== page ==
From 1996 to at least August 1997, Grandma Ruby's Playhouse presented live musicals on stage, Memorial Day through September. The theater was part of the Bumbleberry Village.[1, 6]
In 2001, the showhouse was named Bumbleberry Restaurant & Play House. Before closing about 2002, the theater performed melodramas and was owned by the family operating the adjacent restaurant and motel.[3, 4]
Rhett Thomas reopened the Bumbleberry Theatre in 2003, with three musical revues, “Twist the Night Away,” “I Fall to Pieces: The Life and Music of Patsy Cline,” and “It's Showtime!”[3, 5]
“They're all original shows,” Thomas said. “It's not original music, but we don't do storyline shows. It's pure entertainment. Come and forget about your worries and cares of life. Come in and just sing along, clap – you can just have a good time. Just come and enjoy. That's what it's all about.”
Originally from Long Beach, California, Thomas traveled coast to coast, performing in big show cities such as Branson, Missouri and Las Vegas, Nevada.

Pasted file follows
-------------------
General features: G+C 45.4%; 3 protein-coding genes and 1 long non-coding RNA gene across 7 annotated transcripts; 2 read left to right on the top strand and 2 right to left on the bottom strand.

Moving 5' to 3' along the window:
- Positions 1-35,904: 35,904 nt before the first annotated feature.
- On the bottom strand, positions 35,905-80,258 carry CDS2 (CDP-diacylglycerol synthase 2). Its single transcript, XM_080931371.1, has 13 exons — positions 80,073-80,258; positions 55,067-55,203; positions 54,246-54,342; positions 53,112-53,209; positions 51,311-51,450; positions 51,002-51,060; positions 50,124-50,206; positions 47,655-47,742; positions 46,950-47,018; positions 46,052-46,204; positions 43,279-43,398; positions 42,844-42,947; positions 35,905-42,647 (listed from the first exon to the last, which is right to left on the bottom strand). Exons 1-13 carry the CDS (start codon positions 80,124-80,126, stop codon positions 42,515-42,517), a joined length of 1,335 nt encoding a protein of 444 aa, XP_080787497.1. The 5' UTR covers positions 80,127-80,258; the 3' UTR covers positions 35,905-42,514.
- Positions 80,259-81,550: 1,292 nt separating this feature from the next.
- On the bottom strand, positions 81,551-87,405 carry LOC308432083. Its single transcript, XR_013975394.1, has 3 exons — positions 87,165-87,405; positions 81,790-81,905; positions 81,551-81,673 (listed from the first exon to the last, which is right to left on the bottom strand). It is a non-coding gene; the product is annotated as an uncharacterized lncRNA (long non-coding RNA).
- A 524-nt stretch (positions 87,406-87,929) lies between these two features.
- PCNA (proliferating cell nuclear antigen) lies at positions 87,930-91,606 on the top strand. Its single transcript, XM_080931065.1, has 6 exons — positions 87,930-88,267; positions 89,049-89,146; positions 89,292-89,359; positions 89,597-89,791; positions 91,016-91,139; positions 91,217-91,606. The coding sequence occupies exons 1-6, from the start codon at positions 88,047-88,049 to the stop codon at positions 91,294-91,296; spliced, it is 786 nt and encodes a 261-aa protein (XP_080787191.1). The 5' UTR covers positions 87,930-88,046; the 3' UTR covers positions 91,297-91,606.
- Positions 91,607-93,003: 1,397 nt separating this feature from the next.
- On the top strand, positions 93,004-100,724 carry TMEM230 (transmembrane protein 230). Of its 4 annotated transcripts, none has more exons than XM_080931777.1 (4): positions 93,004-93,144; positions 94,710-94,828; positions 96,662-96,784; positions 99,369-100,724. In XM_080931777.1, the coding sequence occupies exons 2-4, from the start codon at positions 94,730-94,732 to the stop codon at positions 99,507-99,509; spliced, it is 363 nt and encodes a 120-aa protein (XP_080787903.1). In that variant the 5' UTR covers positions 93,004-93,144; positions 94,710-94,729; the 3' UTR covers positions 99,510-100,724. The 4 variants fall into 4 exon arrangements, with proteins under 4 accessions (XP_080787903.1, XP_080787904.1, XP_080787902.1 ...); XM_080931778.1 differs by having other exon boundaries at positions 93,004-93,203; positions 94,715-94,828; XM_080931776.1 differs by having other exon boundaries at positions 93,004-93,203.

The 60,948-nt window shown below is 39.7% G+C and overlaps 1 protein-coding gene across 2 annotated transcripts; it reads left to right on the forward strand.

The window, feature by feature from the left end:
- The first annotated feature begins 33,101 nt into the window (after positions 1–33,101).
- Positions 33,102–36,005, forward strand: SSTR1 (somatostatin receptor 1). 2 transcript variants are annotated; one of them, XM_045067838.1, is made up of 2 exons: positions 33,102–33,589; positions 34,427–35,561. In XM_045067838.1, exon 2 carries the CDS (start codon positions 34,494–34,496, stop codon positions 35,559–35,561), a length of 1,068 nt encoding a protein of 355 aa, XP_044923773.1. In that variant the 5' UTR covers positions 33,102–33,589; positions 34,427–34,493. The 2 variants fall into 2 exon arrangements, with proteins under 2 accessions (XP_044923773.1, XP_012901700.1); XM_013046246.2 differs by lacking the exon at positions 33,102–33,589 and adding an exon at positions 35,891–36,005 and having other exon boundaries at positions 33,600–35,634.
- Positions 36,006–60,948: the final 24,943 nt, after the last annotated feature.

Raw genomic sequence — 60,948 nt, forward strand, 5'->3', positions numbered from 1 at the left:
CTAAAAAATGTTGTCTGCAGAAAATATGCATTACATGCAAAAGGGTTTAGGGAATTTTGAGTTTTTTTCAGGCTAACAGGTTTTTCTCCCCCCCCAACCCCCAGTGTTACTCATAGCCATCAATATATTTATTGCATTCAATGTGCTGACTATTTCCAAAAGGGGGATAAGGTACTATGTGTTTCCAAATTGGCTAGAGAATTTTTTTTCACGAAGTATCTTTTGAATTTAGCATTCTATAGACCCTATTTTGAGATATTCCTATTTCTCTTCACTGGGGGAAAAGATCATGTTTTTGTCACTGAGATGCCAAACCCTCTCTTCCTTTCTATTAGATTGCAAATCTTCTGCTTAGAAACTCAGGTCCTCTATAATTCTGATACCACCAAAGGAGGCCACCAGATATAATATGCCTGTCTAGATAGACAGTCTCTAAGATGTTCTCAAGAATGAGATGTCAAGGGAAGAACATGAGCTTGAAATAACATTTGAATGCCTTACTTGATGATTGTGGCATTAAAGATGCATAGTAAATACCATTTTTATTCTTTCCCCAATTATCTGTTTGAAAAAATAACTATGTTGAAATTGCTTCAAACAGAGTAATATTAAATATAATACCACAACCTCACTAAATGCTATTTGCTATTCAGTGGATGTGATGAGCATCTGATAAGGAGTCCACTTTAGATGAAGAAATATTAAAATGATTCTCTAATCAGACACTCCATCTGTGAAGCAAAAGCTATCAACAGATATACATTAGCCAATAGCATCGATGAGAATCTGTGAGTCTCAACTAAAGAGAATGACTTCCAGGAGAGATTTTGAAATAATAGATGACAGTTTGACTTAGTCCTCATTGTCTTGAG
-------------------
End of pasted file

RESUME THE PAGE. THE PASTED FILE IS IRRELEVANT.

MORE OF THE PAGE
“I had lived in about nine different states in my 10 years of marriage. I had looked for a place to settle down, a place to call home, for longer than a year. ... I love Zion. I love the area. I asked my wife to marry me on the way back from Zion over 11 years ago. When we thought of coming back and putting shows in, we felt right about it.”
Despite fairly good attendance, 70 to 80 people per night, Thomas decided in 2007 to move to Nashville, Tennessee to pursue other options. The Bumbleberry Theatre was put up for sale. Final performances by Rhett Thomas Productions were held on 11 August 2007.
“At this point in time, it's been a good run,” Thomas explained, “but it takes a lot of work to get the hikers to come in to see the shows night after night. Running a theater is expensive; we're not nonprofit and we're not subsidized.”
In July 2012, Rhett Thomas, now living in Branson, Missouri, announced a new partnership with Stan Smith, owner of the Bumbleberry Theatre, to permanently bring family-friendly entertainment back to Springdale. The newly-remodeled Bumbleberry Theatre will reopen on 31 August 2012 with a limited run of "Twist the Night Away." Thomas has begun work on two new original musical productions for Bumbleberry and plans to announce special engagements by entertainers known worldwide.
1. Southern Utah Telephone Directory, November 1996, November 1997
2. Utah's Dixie Phone Directory, 2001-2002
3. "It's Showtime! at the Bumbleberry", Hurricane Valley Journal, 25 July 2007
4. "Curtain closing on 4 productions", Deseret Morning News, 03 August 2007
5. “Branson, MO Comes to Springdale, UT”, www.thebumbleberrytheatre.com, July 2012
6. "Weekend Calendar", Deseret News, 18 July 1997